Story Title: First Against the Wall
Summary: An old foe, and a stranger with the face of a friend. Can Lois Lane save the world?
Disclaimer: I don't own: Superman, Smallville, Clark Kent, Lois Lane, or any other characters or properties, fictional or otherwise, mentioned in this fic. I am not profiting, just poking around in the toybox.
The rumours had rustled through the newsroom like the first waves of the oncoming storm when Pauline Khan resigned as Editor in Chief of the Daily Planet. But still I caught Jimmy Olsen's eye across the bullpen the day we knew who would replace her, and each knew that the other was thinking of a third.
"I wonder," he said to me, as we watched Perry enter the room for the first time our superior, "what she would say about this."
That was the first time he had opened a conversation on my wayward cousin, and I knew then that the wounds were starting to heal.
But I didn't answer him straight away. I was following Perry with my eye as he stalked through the newsroom and wondering – if I could peel back the legend – what kind of man he would turn out to be.
He stopped as he reached the door to his office, as if he heard me weighing him up in my mind, and half-turned, just glared over his shoulder at me with all the levity I could ask of our new commander. And I had a glimpse, in that moment, of all the glory he would bring us.
"She would tell you to take a better picture if you want to see it on the front page," I said, pushing myself up from the desk I was leaning against.
"No she wouldn't."
It was no reproach against me. When I looked back he had that wistful smile – and he was right: I didn't know Chloe as well as I once thought.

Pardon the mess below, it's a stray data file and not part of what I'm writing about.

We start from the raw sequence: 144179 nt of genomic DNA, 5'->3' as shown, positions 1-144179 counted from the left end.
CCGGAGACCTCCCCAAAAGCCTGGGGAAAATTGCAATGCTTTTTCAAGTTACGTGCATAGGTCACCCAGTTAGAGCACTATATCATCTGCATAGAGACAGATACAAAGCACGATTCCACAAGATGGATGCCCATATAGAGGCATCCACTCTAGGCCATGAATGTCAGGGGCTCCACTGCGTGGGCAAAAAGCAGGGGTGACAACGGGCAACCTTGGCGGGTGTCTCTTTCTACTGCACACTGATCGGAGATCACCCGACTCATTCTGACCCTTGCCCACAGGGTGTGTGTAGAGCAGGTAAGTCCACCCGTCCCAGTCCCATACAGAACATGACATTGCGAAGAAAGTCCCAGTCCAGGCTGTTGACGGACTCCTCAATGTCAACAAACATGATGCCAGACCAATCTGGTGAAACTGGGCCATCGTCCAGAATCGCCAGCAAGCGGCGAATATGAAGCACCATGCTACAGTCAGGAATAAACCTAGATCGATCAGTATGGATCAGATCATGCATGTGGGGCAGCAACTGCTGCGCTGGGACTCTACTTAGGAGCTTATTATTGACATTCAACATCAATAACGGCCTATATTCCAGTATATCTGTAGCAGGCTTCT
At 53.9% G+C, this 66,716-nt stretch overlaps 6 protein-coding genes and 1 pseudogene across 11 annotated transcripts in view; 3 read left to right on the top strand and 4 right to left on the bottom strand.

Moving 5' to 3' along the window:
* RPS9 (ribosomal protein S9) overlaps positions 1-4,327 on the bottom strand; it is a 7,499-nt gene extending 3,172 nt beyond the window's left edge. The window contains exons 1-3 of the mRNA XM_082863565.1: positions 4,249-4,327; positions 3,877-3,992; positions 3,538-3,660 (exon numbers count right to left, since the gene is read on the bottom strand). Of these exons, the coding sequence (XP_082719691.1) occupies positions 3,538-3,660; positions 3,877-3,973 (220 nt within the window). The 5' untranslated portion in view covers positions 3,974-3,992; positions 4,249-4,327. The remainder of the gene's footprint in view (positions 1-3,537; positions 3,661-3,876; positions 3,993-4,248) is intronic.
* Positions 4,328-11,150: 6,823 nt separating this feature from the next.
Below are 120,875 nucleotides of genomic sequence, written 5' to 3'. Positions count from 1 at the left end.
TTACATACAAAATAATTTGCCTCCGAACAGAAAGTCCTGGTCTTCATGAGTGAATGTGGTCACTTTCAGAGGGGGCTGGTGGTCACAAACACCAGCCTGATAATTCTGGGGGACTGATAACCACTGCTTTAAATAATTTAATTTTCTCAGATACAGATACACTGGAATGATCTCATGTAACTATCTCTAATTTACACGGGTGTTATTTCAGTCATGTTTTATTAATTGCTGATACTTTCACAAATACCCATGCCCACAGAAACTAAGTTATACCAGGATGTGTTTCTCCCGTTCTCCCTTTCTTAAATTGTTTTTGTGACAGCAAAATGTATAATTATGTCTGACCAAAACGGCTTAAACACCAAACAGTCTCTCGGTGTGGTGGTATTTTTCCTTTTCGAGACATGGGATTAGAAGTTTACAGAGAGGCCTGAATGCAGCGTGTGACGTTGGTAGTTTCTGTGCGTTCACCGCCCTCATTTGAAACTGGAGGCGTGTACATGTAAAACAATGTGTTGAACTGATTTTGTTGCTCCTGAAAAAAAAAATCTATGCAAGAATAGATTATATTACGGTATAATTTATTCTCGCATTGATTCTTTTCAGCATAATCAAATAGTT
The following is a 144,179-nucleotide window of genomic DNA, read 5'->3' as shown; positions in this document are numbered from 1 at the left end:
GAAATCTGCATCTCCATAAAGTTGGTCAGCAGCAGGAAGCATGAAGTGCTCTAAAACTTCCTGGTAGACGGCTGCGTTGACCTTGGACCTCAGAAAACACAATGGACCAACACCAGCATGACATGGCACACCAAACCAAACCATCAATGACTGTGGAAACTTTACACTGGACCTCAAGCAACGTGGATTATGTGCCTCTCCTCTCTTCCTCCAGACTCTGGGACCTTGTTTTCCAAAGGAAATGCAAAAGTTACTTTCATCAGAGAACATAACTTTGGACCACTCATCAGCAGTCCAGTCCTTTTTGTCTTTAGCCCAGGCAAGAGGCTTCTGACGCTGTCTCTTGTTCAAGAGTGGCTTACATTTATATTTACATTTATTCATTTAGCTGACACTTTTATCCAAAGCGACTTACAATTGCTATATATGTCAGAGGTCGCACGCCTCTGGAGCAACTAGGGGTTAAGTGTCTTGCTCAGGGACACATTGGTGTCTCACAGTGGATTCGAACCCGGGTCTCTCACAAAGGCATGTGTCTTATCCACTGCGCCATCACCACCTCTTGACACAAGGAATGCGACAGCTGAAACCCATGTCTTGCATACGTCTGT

"Heads up," he nodded over my shoulder.
The great mass of Perry White was approaching again – not massive in a physical sense, but in the pull he exerted on all of us even now. All heads were turned his way as he walked up to Jimmy and I, and said: "Lane."
"White," I replied, and Jimmy had the sense to melt into the background.
"A word," he said, in that terse, heavy tone, indicating his office. And for a moment I believed that he might have just a single word for me – one word sated in meaning, one word to establish a fact that would take another person twelve to convey – because that was his skill.
"Hey, Lane!" someone shouted from the back of the room, "Two minutes and you already pissed him off? That's gotta be a record even for you."
Perry glowered around the newsroom, following the ripple of laughter and stifling it. I let my gaze chase his, observing each face with my own self-superior smirk. Some of the smiles were good-natured; many sat smugly on the faces of people who, I knew, would like nothing better than to twist the knife.
"Are you kidding?" I said, to the room in general, "I'm slipping."
Because that was my skill.
Perry was already halfway across the bullpen before any of us noticed that he was walking. I smiled to myself, uncrossed my arms and followed him to his office. He was leaning back against his desk in the way that I had leant back against mine, arms crossed and looking right into me the way I had looked right into him.
"How long," he said, as I closed the door, "have you been a reporter?"